Wind Power: Fundamentals, Technologies, and Economics - PowerPoint PPT Presentation

Loading...

PPT – Wind Power: Fundamentals, Technologies, and Economics PowerPoint presentation | free to download - id: 412b47-OGMxO



Loading


The Adobe Flash plugin is needed to view this content

Get the plugin now

View by Category
About This Presentation
Title:

Wind Power: Fundamentals, Technologies, and Economics

Description:

Wind Power: Fundamentals, Technologies, and Economics Author: Norman Horn Last modified by: Norman Horn Created Date: 11/15/2007 3:37:07 PM – PowerPoint PPT presentation

Number of Views:195
Avg rating:3.0/5.0
Slides: 29
Provided by: Norma70
Category:

less

Write a Comment
User Comments (0)
Transcript and Presenter's Notes

Title: Wind Power: Fundamentals, Technologies, and Economics


1
Wind Power Fundamentals, Technologies, and
Economics
  • Norman Horn and
  • Tony VanderHeyden

2
History of Wind Power
and
From
to
3
World Capacity for Wind Power
  • Solar energy produces the large-scale motion of
    the atmosphere and winds
  • Differential heating causes minor fluctuations
  • Coriolis acceleration
  • Power in wind ? cube of velocity
  • World Energy Council estimated 20,000 TWh/yr in
    potential wind power

4
United States Annual Average Wind Power
5
United States Installed Capacity
6
Altamont Pass Over 6,000 Turbines!
7
Texas Wind Power
  • Texas is the leader in wind power in the United
    States (ahead of California!)
  • Nearly 4,000 MW installed in 2007
  • Goal of over 25,000 MW by 2012
  • Horse Hollow Wind Farm
  • 735 MW capacity
  • 47,000 acres
  • 421 total turbines

Horse Hollow Wind Farm
8
Types of Wind Turbines
Aerodynamic Systems
Drag Systems
Cp-max 0.44
Cp-max 0.2
Horizontal Axis
Vertical Axis
Darrieus
1
Savonius
2
3
H Rotor
Drag w/ Windbreak
9
Modern System Components
10
Rotor Blades Materials
11
Rotor Speed Control
Active Stall Control
Passive Stall Control
Advantages Simple, self regulating Disadvantages
requires strength in high winds, hard to
start-up, complex brake systems
Advantages dynamic, reduces train
complexity Disadvantages costly, more complex
12
Where should we put all the stuff?
  • Situation dependent
  • Maintenance requirements
  • Size
  • Wind quality
  • Budget

13
Ideal Extractor Derivation
Due to Albert Betz
  • Continuity, energy balance, and force balance
    across rotor area
  • Key Results

14
Ideal Extractor Derivation
  • Irrotational system
  • No boundary layer or compression flow
  • Creeping flow (Re ltlt 1)
  • Uniform power extraction
  • No geometry boundary conditions
  • Never true!

15
More Rigor Deviation from Betz Limit
16
Blade Pitch Trade-offs
Since most designs use twisted blades, power
quality is never ideal across the entire rotor
blade.
17
More Cp, or Why you should choose three blades
too
18
Technological Challenges
  • Integrating unpredictable energy resources into
    existing power systems / grids.
  • Accurate estimation of wind resources
  • Location, location, location!
  • Not a commodity, a custom product.
  • Scaling up, scaling down
  • Energy storage?

19
Location and Grid Connection
  • Avg. wind speed of over 10 mph required
  • Ideal location near constant flow of
    non-turbulent wind, minimal fluctuations gusts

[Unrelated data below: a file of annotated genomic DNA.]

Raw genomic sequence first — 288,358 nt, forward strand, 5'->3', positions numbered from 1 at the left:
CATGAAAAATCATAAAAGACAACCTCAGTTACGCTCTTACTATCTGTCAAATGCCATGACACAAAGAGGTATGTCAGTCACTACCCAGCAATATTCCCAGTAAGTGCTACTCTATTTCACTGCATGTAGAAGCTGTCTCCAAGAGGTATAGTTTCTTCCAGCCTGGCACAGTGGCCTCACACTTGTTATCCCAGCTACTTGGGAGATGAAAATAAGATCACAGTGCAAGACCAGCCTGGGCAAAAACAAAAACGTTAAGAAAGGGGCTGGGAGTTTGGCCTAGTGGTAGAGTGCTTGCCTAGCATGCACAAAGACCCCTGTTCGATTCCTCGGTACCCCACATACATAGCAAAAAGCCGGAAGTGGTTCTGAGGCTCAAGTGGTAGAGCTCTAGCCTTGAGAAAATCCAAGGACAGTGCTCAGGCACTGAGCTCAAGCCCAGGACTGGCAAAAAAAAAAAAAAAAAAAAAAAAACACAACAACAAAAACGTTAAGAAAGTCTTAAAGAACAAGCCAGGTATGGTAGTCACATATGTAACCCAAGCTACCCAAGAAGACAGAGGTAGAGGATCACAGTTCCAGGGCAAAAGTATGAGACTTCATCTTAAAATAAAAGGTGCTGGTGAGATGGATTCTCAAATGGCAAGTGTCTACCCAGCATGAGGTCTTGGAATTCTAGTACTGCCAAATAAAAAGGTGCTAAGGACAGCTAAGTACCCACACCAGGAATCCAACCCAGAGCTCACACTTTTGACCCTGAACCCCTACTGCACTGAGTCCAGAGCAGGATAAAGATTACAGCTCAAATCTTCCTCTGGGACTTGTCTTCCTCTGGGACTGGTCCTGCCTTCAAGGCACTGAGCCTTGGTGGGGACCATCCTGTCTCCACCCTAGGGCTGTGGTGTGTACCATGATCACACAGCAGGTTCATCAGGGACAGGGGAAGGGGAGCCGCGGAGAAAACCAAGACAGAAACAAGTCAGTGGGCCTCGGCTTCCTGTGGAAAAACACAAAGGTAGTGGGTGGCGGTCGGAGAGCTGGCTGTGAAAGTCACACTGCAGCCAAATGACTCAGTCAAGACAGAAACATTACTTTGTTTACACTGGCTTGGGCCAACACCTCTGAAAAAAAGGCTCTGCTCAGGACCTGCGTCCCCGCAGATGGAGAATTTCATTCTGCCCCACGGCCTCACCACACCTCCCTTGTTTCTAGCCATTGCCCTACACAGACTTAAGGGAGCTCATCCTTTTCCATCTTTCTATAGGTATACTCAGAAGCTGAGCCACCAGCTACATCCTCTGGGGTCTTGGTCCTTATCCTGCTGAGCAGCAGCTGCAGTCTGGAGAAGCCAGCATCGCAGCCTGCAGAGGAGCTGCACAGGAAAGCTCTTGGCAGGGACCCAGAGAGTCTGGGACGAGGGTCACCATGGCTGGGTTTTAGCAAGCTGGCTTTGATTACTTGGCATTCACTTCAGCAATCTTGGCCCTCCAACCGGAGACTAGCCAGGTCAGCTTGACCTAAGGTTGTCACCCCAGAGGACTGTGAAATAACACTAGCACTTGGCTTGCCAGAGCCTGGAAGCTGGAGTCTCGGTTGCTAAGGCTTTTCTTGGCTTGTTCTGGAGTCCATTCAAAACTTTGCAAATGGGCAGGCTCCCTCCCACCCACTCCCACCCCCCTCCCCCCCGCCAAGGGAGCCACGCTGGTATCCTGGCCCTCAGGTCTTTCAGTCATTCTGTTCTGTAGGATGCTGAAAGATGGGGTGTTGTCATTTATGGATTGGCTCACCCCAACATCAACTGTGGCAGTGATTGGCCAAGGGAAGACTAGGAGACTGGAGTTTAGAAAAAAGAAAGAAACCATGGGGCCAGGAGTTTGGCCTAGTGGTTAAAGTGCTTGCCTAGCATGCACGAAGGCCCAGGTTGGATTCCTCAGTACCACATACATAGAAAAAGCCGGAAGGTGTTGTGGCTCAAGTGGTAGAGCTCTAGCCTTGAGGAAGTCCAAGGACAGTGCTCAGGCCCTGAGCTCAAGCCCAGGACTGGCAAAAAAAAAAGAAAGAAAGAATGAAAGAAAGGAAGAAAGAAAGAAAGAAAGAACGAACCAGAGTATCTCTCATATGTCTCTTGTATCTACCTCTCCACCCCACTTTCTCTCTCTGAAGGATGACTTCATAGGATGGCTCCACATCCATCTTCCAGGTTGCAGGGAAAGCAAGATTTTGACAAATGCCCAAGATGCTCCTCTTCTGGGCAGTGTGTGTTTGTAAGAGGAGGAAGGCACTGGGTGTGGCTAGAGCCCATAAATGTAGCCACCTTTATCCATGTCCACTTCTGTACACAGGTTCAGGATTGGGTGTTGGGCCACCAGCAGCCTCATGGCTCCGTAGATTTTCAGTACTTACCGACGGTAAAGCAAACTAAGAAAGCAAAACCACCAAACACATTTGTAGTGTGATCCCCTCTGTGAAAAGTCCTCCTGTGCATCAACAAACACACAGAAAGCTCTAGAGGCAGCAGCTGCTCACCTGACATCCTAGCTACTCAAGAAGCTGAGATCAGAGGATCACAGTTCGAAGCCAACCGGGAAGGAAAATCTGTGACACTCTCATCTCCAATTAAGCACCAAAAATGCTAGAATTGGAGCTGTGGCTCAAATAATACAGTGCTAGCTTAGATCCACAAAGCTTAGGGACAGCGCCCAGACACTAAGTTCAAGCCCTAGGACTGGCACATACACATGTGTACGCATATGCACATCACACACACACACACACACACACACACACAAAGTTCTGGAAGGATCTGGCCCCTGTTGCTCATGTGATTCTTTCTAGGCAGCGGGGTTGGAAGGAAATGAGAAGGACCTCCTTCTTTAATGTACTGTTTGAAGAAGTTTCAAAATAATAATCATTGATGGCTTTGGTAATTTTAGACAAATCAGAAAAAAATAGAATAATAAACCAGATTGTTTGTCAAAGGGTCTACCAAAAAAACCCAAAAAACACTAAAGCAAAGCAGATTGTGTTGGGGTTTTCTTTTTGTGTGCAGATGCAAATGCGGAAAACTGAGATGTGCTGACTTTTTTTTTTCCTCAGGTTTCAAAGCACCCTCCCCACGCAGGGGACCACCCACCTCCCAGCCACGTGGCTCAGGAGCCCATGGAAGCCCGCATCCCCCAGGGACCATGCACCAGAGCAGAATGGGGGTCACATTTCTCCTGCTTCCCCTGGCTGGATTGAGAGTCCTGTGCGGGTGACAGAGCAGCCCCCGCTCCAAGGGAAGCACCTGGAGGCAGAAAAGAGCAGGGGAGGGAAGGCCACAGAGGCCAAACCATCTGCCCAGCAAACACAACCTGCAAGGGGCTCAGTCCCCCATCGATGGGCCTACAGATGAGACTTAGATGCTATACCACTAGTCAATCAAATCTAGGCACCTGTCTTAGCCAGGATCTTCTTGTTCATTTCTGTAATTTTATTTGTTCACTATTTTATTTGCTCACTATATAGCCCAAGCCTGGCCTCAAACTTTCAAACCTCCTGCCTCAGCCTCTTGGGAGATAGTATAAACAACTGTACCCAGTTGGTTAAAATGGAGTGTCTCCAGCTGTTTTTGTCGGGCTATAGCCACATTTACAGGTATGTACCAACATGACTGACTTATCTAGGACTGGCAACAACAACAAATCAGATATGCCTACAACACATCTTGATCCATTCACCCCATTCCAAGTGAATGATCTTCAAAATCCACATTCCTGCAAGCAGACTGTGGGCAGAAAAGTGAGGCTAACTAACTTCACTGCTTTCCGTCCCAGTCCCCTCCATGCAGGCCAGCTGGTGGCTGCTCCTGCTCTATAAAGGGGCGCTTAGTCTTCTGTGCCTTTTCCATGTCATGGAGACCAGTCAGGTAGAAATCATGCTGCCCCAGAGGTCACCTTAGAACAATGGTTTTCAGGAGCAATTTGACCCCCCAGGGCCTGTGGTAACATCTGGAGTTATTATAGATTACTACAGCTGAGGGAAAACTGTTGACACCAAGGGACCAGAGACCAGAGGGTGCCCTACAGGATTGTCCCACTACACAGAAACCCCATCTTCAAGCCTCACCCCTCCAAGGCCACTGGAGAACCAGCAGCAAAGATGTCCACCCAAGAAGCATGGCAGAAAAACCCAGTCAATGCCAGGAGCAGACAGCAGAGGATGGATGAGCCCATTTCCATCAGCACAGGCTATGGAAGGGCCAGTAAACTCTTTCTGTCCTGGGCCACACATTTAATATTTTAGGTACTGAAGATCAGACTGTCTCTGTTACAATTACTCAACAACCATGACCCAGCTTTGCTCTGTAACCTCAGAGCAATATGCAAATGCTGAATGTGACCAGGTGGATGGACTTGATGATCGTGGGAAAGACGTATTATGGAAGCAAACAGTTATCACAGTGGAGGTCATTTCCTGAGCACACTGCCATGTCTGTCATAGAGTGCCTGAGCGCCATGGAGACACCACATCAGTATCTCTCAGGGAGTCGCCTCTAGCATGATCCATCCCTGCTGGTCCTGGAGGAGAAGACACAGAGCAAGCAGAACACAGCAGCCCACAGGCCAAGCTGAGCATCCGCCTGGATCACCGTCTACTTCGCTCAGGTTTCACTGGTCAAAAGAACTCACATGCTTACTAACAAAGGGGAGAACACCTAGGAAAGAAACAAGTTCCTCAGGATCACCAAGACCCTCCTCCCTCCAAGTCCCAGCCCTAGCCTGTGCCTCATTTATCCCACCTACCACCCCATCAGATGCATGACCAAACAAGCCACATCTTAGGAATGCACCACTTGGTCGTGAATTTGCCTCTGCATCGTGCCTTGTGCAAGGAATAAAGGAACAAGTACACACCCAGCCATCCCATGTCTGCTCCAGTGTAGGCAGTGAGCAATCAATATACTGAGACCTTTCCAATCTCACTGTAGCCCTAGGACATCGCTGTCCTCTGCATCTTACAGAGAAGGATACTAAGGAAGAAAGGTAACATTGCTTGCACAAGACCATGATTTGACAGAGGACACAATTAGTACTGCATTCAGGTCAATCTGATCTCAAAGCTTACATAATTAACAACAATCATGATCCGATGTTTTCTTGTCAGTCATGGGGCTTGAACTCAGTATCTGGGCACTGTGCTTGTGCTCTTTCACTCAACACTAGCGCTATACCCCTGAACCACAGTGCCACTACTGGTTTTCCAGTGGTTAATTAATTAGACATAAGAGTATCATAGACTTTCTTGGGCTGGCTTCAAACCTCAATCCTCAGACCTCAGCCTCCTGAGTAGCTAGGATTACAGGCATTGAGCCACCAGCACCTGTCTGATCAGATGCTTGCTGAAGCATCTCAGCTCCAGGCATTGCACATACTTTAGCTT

• Critically important to have accurate wind speed
    and direction data
  • Overestimating wind ? massive loss of profit
  • Wind park effect loss (as low as 2)
  • How far away is the grid?
  • Capital costs of any connection is substantial

20
Environmental and Social Concerns
  • Pollution? Virtually none What about
    construction?
  • Actual Average EROI 18
  • Net energy gain between 17 and 39
  • Birds? Studies have been published with
    contradictory results
  • Negligible harm compared to other human activity
  • Noise? Wind power noise is far less than most
    other human activity.
  • Does off-shore wind technology affect marine
    life?
  • Aesthetics and safety?
  • Offshore wind farms can reduce aesthetics
    complaints.
  • Wind energy has an excellent safety record.

21
Economics of Wind Power 1
Wind Turbine Components Medium-sized turbine 750 kW (stall-controlled) Proportion Large turbine 1500 kW (variable-speed controlled) Proportion
Rotor Blades 34.0 21.0
Rotor hub Blade bearings Hydraulic blade-pitch system Rotor shaft Rotor bearings with housings Gearbox Load-bearing nacelle structure Yaw drive (including azimuth bearings) Nacelle fairing Miscellaneous (rotor brake, clutches, etc.) 2 -- 0.8 2.7 1.0 12.5 8.7 2.4 2.0 5.0 2.1 3.1 4.0 2.6 1.7 13.6 4.7 3.4 1.6 3.2
Generator (and inverter for large turbine) Control system and monitoring equipment 7.5 5.0 10.9 7.4
Tower 16.4 20.7
Component Costs 100.0 100.0
Assembly (in the factory) 5.0 5.0
22
Economics of Wind Power 2
23
Economics of Wind Power 3
  • 6-9 cents / kWh!!!
  • Roughly competitive with current prices
  • Tech innovations
  • Innovative drive trains
  • Less than 3 blades
  • Reducing mass in vertical-axis turbines
  • Evolution of technology

24
Advantages of Wind Power
  • After installation, only cost is maintenance
  • Wind is renewable
  • Available everywhere to some extent
  • No pollution
  • Simple designs
  • Supply of wind energy cannot be controlled by
    anyone (no political maneuvering)
  • Wind farms make it profitable

25
Disadvantages of Wind Power
  • Expensive to set up, custom products
  • Wind speed varies a lot
  • Hard to predict
  • Not steady, so unreliable
  • Accurate data absolutely necessary
  • Environmental impact from manufacturing
  • Turbines can require large areas of land

26
Gearbox Design Decisions
27
Generator Design Considerations
  • Other Factors
  • Weight
  • Starting overcurrent
  • Dynamic response behavior
  • Speed range

28
Dirt and bug juice The enemy
About PowerShow.com